Chromate Conversion Coatings on Zinc and Zinc Alloys
Q. Is there an ASTM spec that addresses chromate conversion coatings on Zinc and Zinc Alloys (as there is for aluminum alloys ASTM B449-93 [link by ed. to spec at TechStreet])? I have been able to locate a MIL spec, MIL-C-17711B but surprisingly nothing under ASTM.
Secondly, why are there typically no thickness specifications for chromate conversion coatings as opposed to coating mass in grams/sq meter? Isn't the thickness measurable by eddy-current testing? Salt spray testing is appropriate for initial qualification but is not reasonable for verification lot sampling on incoming product. What method is typically used in the industry for production lot sampling to verify adequate coating is present?Darin L. Moore
- Smithfield, North Carolina
A. Take a look at ASTM B201-80 [link by ed. to spec at TechStreet], Darin. That's as close as the ASTM gets to a chromate conversion coating specification for zinc, as you'll note in ASTM B633 [link by ed. to spec at TechStreet] it says "the film treatment shall be in accordance with Practice B 201." B 201 refers to salt spray, to rubbing with a gum eraser for abrasion resistance testing, and a chemical spot test for presence of clear coatings. Perhaps you can modify the spot test to suit your needs.
We don't coat zinc, so I can't comment on industry tests. But we do conversion coat aluminum alloys, and since we do the coating in house we control the baths, do monthly salt spray and tape test checks, and accept parts on that basis.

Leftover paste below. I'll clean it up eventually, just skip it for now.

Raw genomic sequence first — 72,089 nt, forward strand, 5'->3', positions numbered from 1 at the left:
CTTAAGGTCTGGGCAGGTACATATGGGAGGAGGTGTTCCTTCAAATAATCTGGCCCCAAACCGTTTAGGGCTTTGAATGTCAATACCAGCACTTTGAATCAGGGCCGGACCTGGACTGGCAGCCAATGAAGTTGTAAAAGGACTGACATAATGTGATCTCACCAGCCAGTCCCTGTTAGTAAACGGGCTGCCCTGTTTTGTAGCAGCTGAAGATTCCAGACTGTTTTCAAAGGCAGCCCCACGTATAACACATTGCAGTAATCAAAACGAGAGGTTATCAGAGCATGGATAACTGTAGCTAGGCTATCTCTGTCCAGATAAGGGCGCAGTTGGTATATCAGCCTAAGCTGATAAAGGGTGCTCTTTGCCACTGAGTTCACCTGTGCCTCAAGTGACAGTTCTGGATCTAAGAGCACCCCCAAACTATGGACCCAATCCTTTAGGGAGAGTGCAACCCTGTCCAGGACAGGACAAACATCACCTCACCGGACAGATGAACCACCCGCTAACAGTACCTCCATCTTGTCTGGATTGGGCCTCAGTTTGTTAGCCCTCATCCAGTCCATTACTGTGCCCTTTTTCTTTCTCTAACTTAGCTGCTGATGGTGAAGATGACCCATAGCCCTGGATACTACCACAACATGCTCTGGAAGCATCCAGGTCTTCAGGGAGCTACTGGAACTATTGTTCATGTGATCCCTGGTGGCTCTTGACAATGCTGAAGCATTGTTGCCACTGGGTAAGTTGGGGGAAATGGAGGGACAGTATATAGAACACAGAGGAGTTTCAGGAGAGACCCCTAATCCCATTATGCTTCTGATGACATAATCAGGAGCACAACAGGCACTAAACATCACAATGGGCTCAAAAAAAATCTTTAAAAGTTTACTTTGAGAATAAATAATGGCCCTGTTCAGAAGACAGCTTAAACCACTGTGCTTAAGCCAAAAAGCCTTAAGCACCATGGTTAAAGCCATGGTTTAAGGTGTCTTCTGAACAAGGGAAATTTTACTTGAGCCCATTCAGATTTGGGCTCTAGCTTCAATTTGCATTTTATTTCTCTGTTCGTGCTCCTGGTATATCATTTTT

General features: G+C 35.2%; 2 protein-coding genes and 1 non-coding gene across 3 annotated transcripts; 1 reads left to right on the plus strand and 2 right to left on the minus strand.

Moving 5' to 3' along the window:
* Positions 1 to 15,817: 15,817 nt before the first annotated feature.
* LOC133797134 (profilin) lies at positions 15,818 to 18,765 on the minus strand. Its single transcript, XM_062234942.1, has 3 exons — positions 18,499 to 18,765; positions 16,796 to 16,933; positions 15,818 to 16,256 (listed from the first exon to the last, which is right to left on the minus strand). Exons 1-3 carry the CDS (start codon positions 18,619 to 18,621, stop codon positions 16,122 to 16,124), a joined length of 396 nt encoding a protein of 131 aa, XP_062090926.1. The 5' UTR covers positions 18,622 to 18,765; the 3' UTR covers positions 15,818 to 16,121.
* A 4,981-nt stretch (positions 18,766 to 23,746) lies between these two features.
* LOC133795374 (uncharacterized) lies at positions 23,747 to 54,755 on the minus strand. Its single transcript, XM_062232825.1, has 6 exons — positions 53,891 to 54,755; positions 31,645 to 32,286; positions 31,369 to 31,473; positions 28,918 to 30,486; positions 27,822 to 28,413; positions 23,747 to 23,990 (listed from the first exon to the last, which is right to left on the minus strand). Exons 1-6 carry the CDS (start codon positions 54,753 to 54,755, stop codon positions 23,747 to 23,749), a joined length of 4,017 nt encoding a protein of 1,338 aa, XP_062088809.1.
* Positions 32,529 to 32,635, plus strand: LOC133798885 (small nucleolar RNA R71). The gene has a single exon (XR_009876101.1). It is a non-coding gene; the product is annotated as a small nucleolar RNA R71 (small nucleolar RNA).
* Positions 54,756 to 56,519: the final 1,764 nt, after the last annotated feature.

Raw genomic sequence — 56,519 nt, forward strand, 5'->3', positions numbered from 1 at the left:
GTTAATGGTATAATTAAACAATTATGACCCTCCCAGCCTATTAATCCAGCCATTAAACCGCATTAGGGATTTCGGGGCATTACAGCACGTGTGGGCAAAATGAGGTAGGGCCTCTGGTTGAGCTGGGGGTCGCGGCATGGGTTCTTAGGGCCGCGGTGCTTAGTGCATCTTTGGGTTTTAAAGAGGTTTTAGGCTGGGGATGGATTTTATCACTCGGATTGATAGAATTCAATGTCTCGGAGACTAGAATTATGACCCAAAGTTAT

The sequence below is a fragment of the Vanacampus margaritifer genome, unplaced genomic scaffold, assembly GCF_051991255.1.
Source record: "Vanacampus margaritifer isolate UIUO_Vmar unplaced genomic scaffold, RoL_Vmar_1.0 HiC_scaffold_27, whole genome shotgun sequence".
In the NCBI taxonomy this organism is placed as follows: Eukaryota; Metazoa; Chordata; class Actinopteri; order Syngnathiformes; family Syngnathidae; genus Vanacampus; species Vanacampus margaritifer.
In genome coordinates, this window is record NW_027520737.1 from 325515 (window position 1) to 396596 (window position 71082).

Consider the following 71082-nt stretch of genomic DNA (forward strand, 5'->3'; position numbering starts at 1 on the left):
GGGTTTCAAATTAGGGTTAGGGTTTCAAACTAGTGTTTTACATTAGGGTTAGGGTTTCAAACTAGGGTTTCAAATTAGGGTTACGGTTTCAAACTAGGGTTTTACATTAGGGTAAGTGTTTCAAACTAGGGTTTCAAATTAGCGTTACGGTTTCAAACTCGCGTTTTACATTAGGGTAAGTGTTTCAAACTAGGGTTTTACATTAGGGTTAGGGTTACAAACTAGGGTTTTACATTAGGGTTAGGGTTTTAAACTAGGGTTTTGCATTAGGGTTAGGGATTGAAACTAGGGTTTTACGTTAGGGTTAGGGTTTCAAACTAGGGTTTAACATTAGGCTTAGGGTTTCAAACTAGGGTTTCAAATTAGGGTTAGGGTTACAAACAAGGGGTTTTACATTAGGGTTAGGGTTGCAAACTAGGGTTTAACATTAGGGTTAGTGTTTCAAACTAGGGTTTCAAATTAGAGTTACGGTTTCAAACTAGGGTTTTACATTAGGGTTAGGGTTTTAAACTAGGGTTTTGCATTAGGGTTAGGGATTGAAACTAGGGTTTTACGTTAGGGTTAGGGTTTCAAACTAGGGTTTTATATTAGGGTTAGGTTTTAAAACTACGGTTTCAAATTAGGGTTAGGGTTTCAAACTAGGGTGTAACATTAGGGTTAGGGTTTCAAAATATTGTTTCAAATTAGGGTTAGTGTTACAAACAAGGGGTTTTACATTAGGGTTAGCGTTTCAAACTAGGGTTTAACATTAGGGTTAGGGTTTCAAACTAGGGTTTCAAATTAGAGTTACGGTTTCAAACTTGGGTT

Q. i am a worker in a small zinc plating shop and we buy chromate conversion coating in 10 kilo package. after several dipping parts in solution it becomes weak and unusable .i want to know the complete ingredients and the percentage of them and the pH value and the exact temperature should be used . yours sincerely peenorypeenory piany
- Tehran Iran
A. Hello, Peenory. In Western countries only proprietary chromate conversion coatings are used these days for many reasons. Some of those reasons are the need to move to hex-free formulations for consumer safety and to comply with RoHS requirements, to eliminate the cyanide traditionally used in older formulations, to comply with Qualified Product Lists in specifications, to insure ISO compliance, and so that there is an advanced laboratory that can issue technical data sheets specifying the optimal temperature and pH for the particular formulation.
So no one will tell you the secret formulations that they worked so hard to develop. If you want to make your own chromates to older formulas, the best source is expired patents. Good luck.
Ted Mooney, P.E.
Pine Beach, New Jersey
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